2013 - pvc buggy

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freqster

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http://i87.photobucket.com/albums/k142/freqser/PVC Buggy/IMG_2509_zps1ead846b.jpg

Here is my build off entry. It's a "Neighborhood Cruiser" made from PVC. I got the idea from http://www.americanspeedster.com/ I bought a set of the plans and was really disappointed in them. The plans were a few pages of mostly text, with a few pictures made using a word program. I mean, I could have hand drawn better pictures!!

So I came up with my own design borrowing some of the ideas from the americanspeedster design. I love Google SketchUp so I spent a lot of hours drawing up my design. It's not the typical "Made from Steel" go kart but I hope it still qualifies. Here are some 2D exports...

http://i87.photobucket.com/albums/k142/freqser/PVC Buggy/MainView_zps0548a3dd.jpg

http://i87.photobucket.com/albums/k142/freqser/PVC Buggy/FrameWheelsEngine_zps7ed53f35.jpg

http://i87.photobucket.com/albums/k142/freqser/PVC Buggy/Engineandsteering_zps2bba16f9.jpg

http://i87.photobucket.com/albums/k142/freqser/PVC Buggy/RearAxelBearings_zps20ef6c6f.jpg

http://i87.photobucket.com/albums/k142/freqser/PVC Buggy/RearAxeltroughPVC_zpsb0f26a4a.jpg

I have tons of ideas for it, and tons of questions on how I will do certain things. I picked up a 110cc Chinese Quad on Craigslist for $100.00 It had a dirty Carb. I took it off, cleaned it, charged the battery and it fired right up. Runs great. I used to run it around the neighborhood until someone flipped it and knocked the rear end out of alignment. But the engine and electrical and hydraulic brakes are OK, and that is all I want.
 

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OzFab

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I wish you lots of luck with this build. The concept has een thrown around here a few times & basically put down to a bad idea because the PVC can't handle the type of stresses that will be exerted on it but, it can't hurt to have a go...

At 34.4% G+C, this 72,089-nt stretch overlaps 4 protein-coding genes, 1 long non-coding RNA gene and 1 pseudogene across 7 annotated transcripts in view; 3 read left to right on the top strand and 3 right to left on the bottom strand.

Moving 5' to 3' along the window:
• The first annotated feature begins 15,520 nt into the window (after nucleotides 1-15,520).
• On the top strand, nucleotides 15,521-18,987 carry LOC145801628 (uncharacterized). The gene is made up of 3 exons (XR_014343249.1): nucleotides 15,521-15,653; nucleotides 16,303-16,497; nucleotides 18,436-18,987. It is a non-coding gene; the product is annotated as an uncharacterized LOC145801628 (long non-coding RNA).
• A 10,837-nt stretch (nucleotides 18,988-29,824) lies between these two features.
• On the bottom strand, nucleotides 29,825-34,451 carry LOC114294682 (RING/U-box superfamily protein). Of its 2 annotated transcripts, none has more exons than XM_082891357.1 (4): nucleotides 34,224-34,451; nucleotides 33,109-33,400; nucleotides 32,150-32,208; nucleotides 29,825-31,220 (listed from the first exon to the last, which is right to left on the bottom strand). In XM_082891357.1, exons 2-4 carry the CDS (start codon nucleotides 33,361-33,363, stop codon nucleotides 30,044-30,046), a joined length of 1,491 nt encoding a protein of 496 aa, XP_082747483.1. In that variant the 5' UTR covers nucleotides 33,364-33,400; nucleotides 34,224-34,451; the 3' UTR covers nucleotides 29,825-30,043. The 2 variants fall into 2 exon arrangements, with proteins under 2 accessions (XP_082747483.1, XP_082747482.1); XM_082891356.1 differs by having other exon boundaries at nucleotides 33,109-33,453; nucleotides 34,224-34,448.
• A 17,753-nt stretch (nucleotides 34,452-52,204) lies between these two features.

IIWM, I'd gear it super low...
 

Doc Sprocket

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There's NO rule that says it has to be steel!

This oughta be interesting. I look forward not only to your build, but the results of your long-term testing to see if the plastic holds up. Good luck, and avoid the glue fumes!:ack2:
 

B man

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I see what your doing here. Your plans are great. building with very few long sections PVC is smart. In short pieces PVC can be pretty dang sturdy. i believe this could work nicely.

Also bike tires really arent up to the task. Id try something like Dirt bike tires with a wide tread.
 

fowler

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Well it won't be a speed machine but good luck to u

I'll be watching this with intrest
It's a differant method to use steel for the big components mounted in a PVC space frame

PVC is very strong and quite flexible just doesn't like shock loading

All I can really say is I'd rekomend u use a steel front axle
 

freqster

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Hello everyone,

I will address a few of the comments before I give an update.